SkyMall: The Titan of In-flight Entertainment is no More

The SkyMall catalogue—a staple of in-flight entertainment—has declared bankruptcy. Farewell Garden Yeti, Wine Shoe Holder, and the Skyrest Travel Pillow

The only redeeming aspect of air travel is the fact that in your seat pocket you can access a world of loopy contraptions, goofy gadgets, and stuff that solves problems which don’t exist—who needs an iPad bean bag stand for instance? SkyMall, shopping magazine and the world’s premier catalogue of everything from bizarre decorative items (such as eyelashes for your car’s front lights) to the absurd (like an inflatable necktie that turns into a pillow or a spaceship themed kitty litter tray), announced earlier today that it is filing for bankruptcy. “We are extremely disappointed in this result and are hopeful that SkyMall and the iconic ‘SkyMall’ brand find a home to continue to operate,” Chief Executive Scott Wiley said in a statement made earlier today.

The Arizona based company has connected air travellers with exotic, hilarious, and occasionally very useful household items (such as the golf club that also trims your yard) for the past 25 years. Between 2013 and 2014, revenue dropped from $33.7 million to $15.8 million. Due to a drastically changed retail environment and the fact that personal devices are permitted on flights, people simply aren’t picking up the catalogue from the seat pocket anymore. SkyMall suspended operation on January 16 and laid off close to half of its employees.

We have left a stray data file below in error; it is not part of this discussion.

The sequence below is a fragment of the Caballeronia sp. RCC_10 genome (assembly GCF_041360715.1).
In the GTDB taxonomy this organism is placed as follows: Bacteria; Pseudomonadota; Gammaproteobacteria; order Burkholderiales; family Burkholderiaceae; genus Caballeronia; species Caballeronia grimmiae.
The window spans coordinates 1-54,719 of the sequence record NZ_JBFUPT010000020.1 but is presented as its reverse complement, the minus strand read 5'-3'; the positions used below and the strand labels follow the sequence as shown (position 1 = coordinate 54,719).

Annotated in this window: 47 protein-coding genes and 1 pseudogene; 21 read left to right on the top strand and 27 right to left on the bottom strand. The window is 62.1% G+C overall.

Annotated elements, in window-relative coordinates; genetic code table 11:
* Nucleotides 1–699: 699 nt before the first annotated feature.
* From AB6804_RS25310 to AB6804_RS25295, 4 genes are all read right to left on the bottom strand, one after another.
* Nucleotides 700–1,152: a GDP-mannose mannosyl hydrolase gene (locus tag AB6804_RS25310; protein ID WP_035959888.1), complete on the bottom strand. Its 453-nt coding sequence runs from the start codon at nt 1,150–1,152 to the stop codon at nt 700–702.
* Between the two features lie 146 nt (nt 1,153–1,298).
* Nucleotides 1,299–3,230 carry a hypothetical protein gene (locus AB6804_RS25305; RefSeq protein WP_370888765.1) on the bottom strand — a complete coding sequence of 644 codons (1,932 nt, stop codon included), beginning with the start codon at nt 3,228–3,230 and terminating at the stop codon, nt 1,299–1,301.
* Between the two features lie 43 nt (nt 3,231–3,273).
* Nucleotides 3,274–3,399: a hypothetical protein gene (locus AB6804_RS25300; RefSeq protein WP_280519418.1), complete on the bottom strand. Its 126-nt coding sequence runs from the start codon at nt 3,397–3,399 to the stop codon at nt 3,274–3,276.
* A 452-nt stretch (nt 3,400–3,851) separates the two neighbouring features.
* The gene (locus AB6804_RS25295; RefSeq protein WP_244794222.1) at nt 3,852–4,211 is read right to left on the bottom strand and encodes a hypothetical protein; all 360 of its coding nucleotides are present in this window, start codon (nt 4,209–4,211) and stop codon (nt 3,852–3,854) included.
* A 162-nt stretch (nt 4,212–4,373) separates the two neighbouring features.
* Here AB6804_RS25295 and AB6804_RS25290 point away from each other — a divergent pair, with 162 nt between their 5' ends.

We too are hopeful that SkyMall will return stronger than ever and reclaim its throne in the seat pocket in front of us on the plane. There’s nothing like perusing its pages to calm you down after having gone through security and the hassle of finding overhead space for your carry-on. On his show last summer, Jimmy Fallon (who apparently walks around with a cut out of this particular SkyMall item) and Ricky Gervais riffed on the magazine in a memorable interview that reminds us of a terrible side effect to losing SkyMall; the catalogue has been fodder for comedians for 25 years. With it we lose potentially millions of you’ll-never-guess-what-I-found-in-SkyMall jokes. Today, the world seems just a little bit grayer.